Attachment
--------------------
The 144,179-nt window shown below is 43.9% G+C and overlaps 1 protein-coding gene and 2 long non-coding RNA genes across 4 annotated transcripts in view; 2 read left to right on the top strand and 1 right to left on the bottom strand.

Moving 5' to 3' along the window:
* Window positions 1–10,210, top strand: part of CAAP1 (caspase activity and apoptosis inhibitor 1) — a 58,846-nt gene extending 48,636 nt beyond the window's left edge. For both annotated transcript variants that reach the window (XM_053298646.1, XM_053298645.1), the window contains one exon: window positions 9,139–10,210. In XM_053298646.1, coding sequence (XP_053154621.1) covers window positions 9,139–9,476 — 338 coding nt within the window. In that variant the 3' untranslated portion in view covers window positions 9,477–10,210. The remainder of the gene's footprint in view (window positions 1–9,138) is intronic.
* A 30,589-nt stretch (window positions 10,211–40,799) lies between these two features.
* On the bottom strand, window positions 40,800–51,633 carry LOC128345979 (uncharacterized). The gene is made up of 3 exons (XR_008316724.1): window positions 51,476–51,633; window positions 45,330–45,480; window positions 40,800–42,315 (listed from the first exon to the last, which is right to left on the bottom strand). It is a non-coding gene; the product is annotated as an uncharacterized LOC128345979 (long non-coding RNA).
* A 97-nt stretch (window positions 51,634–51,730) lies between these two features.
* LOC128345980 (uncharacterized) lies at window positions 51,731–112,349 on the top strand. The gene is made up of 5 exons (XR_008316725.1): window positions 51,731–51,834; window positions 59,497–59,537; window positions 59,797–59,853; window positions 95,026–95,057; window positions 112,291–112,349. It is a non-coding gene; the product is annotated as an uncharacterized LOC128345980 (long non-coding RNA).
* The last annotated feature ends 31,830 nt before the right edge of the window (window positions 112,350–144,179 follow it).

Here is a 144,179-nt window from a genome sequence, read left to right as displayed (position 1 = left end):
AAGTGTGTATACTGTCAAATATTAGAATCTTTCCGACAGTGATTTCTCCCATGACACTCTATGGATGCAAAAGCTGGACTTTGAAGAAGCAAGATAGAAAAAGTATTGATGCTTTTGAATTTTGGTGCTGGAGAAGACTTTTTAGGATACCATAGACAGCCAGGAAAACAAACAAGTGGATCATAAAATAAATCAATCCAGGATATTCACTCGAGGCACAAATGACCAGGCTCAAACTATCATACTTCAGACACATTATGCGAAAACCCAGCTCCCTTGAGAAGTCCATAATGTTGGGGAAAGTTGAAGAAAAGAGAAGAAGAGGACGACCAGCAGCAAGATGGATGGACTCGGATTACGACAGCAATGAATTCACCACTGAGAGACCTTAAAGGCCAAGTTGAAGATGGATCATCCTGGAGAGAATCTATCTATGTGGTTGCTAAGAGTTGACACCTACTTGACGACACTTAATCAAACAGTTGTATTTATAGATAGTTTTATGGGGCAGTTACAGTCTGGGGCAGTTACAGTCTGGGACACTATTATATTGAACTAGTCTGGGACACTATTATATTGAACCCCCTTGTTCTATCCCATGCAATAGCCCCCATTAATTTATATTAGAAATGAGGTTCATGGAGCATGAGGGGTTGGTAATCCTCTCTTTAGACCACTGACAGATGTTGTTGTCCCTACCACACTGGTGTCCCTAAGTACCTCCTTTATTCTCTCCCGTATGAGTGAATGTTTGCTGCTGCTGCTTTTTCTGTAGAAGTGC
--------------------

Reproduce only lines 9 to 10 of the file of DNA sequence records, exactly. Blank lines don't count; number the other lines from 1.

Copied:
Here is a 144,179-nt window from a genome sequence, read left to right as displayed (position 1 = left end):
AAGTGTGTATACTGTCAAATATTAGAATCTTTCCGACAGTGATTTCTCCCATGACACTCTATGGATGCAAAAGCTGGACTTTGAAGAAGCAAGATAGAAAAAGTATTGATGCTTTTGAATTTTGGTGCTGGAGAAGACTTTTTAGGATACCATAGACAGCCAGGAAAACAAACAAGTGGATCATAAAATAAATCAATCCAGGATATTCACTCGAGGCACAAATGACCAGGCTCAAACTATCATACTTCAGACACATTATGCGAAAACCCAGCTCCCTTGAGAAGTCCATAATGTTGGGGAAAGTTGAAGAAAAGAGAAGAAGAGGACGACCAGCAGCAAGATGGATGGACTCGGATTACGACAGCAATGAATTCACCACTGAGAGACCTTAAAGGCCAAGTTGAAGATGGATCATCCTGGAGAGAATCTATCTATGTGGTTGCTAAGAGTTGACACCTACTTGACGACACTTAATCAAACAGTTGTATTTATAGATAGTTTTATGGGGCAGTTACAGTCTGGGGCAGTTACAGTCTGGGACACTATTATATTGAACTAGTCTGGGACACTATTATATTGAACCCCCTTGTTCTATCCCATGCAATAGCCCCCATTAATTTATATTAGAAATGAGGTTCATGGAGCATGAGGGGTTGGTAATCCTCTCTTTAGACCACTGACAGATGTTGTTGTCCCTACCACACTGGTGTCCCTAAGTACCTCCTTTATTCTCTCCCGTATGAGTGAATGTTTGCTGCTGCTGCTTTTTCTGTAGAAGTGC